4). Demonstrate the ability to analyze a public budget
5). Demonstrate the ability to make a formal presentation of a budget
The general requirements include a research project (budget analysis), a formal presentation, and participation (which include the article summaries). The grade weights are specified below. All work is due May 8 -- the last day of class prior to exam week. All work will be returned during Exam Week.
80% (Paper due May 8; presentations are scheduled for April 17 - May 8) This grade consists of a written report (40
percent) that analyzes a public budget and the formal presentation of the
report (40 percent). The sessions needed for presentations depend on the size
of the class. If necessary, we can use exam week.
Participation .............. 20% (Based on written and presented Article Summaries from the Hyde book; due when presented in class. These articles will be assigned on the first night of class).
Attendance and Participation: Students are encouraged to attend and participate in class discussions. Poor attendance and poor quality or lack of participating in class in class discussions may affect one's final grade. Students are expected to miss no more than two classes during the semester.
Article Summary Guidelines
Each student must complete written and oral article summaries. They are due when presented in class. Click here for a sample article summary.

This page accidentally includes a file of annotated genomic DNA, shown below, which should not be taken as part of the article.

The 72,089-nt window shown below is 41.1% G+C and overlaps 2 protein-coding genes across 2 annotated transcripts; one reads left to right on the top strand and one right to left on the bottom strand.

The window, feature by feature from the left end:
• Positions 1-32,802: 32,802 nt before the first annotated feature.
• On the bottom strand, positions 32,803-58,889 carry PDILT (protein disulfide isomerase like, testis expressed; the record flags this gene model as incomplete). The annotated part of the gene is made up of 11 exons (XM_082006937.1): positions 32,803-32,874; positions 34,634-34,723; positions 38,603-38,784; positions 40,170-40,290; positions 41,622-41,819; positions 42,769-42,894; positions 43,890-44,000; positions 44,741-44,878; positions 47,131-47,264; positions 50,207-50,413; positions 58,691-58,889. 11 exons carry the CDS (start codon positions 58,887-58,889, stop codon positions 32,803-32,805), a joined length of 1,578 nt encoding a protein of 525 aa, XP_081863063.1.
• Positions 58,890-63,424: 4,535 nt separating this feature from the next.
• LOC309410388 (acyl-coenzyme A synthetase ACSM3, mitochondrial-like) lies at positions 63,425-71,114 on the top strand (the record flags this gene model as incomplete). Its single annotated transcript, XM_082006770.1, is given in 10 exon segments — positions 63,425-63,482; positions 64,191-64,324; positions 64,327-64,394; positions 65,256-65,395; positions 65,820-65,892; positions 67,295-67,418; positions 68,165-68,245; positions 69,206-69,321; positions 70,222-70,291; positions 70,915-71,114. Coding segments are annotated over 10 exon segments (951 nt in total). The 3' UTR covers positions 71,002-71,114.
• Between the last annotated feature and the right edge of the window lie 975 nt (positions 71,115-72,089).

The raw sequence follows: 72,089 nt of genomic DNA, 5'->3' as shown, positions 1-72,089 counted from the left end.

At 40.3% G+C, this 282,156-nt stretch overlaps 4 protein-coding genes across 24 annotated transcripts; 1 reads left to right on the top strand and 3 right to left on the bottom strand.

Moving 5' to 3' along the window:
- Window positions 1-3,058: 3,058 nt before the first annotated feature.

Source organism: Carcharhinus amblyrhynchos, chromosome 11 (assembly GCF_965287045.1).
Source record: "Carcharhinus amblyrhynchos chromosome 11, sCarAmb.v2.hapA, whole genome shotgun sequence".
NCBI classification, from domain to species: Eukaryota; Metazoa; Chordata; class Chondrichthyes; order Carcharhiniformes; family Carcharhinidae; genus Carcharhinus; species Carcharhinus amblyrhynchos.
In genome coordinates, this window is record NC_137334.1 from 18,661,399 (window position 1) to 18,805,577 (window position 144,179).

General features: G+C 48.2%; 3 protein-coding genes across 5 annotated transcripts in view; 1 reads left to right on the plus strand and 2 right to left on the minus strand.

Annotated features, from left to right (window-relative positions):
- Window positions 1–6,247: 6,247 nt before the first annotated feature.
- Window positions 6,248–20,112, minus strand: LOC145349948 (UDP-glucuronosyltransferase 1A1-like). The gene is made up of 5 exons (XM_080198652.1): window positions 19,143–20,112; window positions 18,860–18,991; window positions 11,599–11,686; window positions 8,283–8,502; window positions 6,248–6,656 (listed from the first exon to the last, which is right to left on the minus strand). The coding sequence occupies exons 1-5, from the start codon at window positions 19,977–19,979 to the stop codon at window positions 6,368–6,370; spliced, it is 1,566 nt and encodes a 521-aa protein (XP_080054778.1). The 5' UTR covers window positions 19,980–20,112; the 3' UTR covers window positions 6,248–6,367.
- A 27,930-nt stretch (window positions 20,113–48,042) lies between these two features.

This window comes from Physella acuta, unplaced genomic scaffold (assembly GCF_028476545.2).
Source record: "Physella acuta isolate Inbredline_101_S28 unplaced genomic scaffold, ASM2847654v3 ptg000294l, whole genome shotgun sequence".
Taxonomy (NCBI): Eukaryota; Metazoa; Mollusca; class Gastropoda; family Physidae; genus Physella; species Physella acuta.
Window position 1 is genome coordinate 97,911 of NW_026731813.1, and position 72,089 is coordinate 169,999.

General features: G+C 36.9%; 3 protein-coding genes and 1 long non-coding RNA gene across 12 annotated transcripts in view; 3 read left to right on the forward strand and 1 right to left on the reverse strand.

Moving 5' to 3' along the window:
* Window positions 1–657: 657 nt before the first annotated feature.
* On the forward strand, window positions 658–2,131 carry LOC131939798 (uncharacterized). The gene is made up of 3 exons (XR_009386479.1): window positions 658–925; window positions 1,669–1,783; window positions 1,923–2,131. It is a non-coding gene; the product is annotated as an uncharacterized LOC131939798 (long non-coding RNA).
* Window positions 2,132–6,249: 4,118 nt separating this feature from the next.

1. What is the major subject and theme of the article?
2. What is the major question the author addresses?
3. What techniques, tools of analysis, or methods are employed to answer the question?
4. What major points does the author make?
5. What does the author conclude? What suggestions are made?
6. What is the relevance of the article to theory or practice? (What does it mean?)
Budget Analysis Paper and Presentation
This project involves selecting a budget and writing a 10 to 15 page analysis. The purpose of the project is to provide an opportunity for students to analyze a "real" government budget. Students should select a government budget of personal interest and perform an analysis using some of the tools and methods covered in the class. Typically, papers contain an analysis of sources of funding (revenues) and expenditures. Additionally, papers often contain a description of the politics of the budget. Do not pick a budget that is too large. Often students select a single department of a city rather than the whole city budget because the budgets of cities the size of Missoula are simply too large to effectively analyze in such a short paper. The budget can be a nonprofit agency.
This year there is a sample budget paper from the last class to use as a sample. Click here to view the document, which is in Word. This is a sample paper and is not intended to be template that everyone has to follow. In the campus version of this class, there is also a budget presentation where students use PowerPoint or similar software for a 30-minute presentation. The purpose of this project is to produce a document that you would present to a city council, city manager, etc.
There is also one of my own papers that I do each year on the Montana state budget for a roundtable at the Annual Meeting of the Western Political Science Association. You will note that it is short and covers a whole state. For those of you looking for a "model" or "format" to follow, click the link below. Please note that this is NOT the only format and it may not be applicable to the budget that you select.
For some additional basic guidelines that might help you with the paper click here.